(despite the drought) but a lot of traffic. Presently there are five
residents. A substantial number of his books are with him so he able
to spend much time reading." Bob's full report in on the BAS Club

Midwinter magazines
Keith Gainey has provided a number of midwinter and other magazines
produced on base and these will be gradually uploaded to the Zfids
website. At present the Midwinter and Christmas editions of the 1961
Halley Comet are there, as well as "CJ's Newsletters" in 1966.

Design & construction thesis
I was contacted by Ka Chan, a student in the Department of
Architecture at the University of Strathclyde, to inform me about his
PhD thesis entitled "An Investigation into Evolving Design and
Construction of Research Stations in Antarctica and their Approaches
to Enable Human Habitation of Extreme Environments." This focusses on
the way the design of Halley Bay base has evolved from Halley-I to
Halley-VI. The Abstract begins "The mysterious land of Antarctica
symbolises the further development of human beings further afield.
'Antarctica has this mythic weight. It resides in the collective
unconscious of so many people, and it makes this huge impact, just
like outer space. It’s like going to the moon' (Jon Krakauer 2003)."
A link to the complete thesis may be found on the 6 Bases page of
the Z-Fids website.

1977 virtual reunion
This was held in October 2022. There is a report on the 1977 Zfids

Next 1977 Reunion to include 1976 and 1978 winterers
This is being organised by Steve Emery wves@btconnect.com and will be
held at the Three Swans Hotel in Market Harborough on Saturday 28th
October 2023. So far 26 have confirmed they will be attending (18 Fids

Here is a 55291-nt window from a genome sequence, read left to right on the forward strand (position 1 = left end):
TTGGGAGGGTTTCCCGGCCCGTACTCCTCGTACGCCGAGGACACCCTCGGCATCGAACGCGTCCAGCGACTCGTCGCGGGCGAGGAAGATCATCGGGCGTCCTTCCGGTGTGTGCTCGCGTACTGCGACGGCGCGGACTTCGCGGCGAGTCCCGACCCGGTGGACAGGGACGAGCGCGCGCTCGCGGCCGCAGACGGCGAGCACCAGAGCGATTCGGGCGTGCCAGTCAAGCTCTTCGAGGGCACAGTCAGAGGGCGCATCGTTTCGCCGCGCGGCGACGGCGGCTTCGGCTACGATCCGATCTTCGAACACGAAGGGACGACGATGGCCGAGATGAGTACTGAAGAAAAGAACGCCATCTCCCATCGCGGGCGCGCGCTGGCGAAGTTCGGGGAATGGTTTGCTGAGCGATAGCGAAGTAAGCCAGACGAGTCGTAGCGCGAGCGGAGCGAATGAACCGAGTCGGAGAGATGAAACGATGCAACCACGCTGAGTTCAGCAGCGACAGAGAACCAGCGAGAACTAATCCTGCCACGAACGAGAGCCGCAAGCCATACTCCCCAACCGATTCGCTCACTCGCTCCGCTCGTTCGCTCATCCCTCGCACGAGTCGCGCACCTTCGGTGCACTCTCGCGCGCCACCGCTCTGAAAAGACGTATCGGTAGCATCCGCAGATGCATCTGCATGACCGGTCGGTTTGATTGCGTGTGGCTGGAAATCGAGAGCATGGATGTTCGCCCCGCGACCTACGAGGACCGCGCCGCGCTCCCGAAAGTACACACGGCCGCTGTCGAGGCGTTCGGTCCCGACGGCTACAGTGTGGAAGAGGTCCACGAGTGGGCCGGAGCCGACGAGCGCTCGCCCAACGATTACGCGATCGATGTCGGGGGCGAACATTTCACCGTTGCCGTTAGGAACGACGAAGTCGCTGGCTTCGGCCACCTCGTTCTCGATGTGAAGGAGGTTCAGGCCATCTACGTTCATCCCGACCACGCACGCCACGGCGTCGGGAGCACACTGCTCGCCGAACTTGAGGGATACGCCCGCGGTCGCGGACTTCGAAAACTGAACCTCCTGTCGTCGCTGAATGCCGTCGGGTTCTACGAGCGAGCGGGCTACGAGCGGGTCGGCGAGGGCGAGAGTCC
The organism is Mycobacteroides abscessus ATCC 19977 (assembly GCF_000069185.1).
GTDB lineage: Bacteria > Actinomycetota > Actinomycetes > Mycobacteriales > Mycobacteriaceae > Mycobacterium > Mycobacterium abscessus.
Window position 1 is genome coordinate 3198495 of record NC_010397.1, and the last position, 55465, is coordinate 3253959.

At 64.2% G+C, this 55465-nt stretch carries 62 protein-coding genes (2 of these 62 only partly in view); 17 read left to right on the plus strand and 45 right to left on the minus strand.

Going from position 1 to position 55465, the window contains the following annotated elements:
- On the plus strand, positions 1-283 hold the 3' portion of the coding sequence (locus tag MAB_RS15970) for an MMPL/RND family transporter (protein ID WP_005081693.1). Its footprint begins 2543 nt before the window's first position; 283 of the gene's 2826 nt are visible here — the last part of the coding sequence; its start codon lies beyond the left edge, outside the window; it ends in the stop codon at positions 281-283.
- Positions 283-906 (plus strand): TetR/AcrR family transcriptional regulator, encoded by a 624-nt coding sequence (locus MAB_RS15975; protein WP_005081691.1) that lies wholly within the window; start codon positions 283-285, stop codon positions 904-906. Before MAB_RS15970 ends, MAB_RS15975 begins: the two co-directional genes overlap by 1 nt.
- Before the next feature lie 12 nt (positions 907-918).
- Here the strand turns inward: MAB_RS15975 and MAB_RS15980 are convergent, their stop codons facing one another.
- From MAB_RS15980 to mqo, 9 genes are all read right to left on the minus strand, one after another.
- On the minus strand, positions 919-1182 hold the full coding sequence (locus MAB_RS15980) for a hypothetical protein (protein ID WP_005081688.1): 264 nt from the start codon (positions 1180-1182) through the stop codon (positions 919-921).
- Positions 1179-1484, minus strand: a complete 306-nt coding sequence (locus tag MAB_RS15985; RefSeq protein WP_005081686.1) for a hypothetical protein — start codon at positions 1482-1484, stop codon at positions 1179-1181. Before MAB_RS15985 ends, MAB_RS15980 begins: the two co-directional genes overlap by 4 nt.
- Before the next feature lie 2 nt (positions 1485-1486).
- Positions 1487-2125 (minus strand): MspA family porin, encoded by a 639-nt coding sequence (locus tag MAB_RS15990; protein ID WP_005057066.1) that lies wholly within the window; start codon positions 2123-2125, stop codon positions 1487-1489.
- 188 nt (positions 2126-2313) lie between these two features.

and 8 partners). If you wintered in 1976, 77 or 78 and would like to
go, and have not heard from Steve, please contact him at the email
address above.

Halley 5 model
The scale model of Halley-5, which was made in 1999 and exhibited at
the Royal Society, and was then in the BAS foyer for a while, is now
in the Science Museum. Here is the story. BAS intended to throw the
model away but Dave Brown, the 1993 wintering steel erector who worked
on the real Halley-5, saved it from the skip and for many years had it
in his house in Hungary. When he relocated back to the UK, he no
longer had room for it and so arranged for it to be shipped back and
donated to the Science Museum. The Acquisition Document was signed on
14th November 2022, and has now been catalogued under Acquisition
number 2022-1446. A link to the catalogue entry is given on the
Halley-V Model page (link from the 1999 Z-Fids page). We don't know
of any plans to exhibit it at present, but it is housed in the new
National Collections Centre in Wiltshire. This will open in 2024,
and expects to welcome research visits, and tours from the general
public and school groups.

Grillage village
I have had the following query from Pete Noble:
For somewhat nerdish reasons I won’t go into, I recently found myself
picturing the layout of Grillage Village.  All was very clear in my
memory.. with the exception of the office block. I know that the hut
had a corridor on the right (as you entered), that like all the other
huts it had 9 ‘bays’ between the ten portal frames, which produced
easily divided rooms. The met office was full width of the hut at the
far end and taking up two bays; but what were the other offices? Jim
Jamieson adds that his physics office (which included a small dark
room) was two bays wide but is uncertain whether or not it was next to
the met men. I do know that there were two offices for geology and
physiology and vague memory suggests they were only one bay each;
so that leave three bays unaccounted. Did the ionosphericists have an
office there? I do recall that glaciologists and surveyors were
housed next to the dining room, and the general dark room was next
to the surgery in a bedroom block. Any contribution from ex-Grillage
lads would be appreciated.

Calving of the West Brunt Ice Shelf
This had been expected for a long time, as it was "hanging by a
thread" about 1 km long at the McDonald Ice Rumbles, the northern end
of Chasm 1. The calving occurred on 22 Jan 2023, creating a huge
iceberg, 1550 square km, almost the size of Greater London. Details
and links to a video by Adrien Luckman, may be found on the 2018+
Zfids page.

Appeal for slides of Halley-3
Pat Cooper, wintering ionosphericist in 1979 and 1980 says:
I am starting to turn my collection of slides, pictures, cine and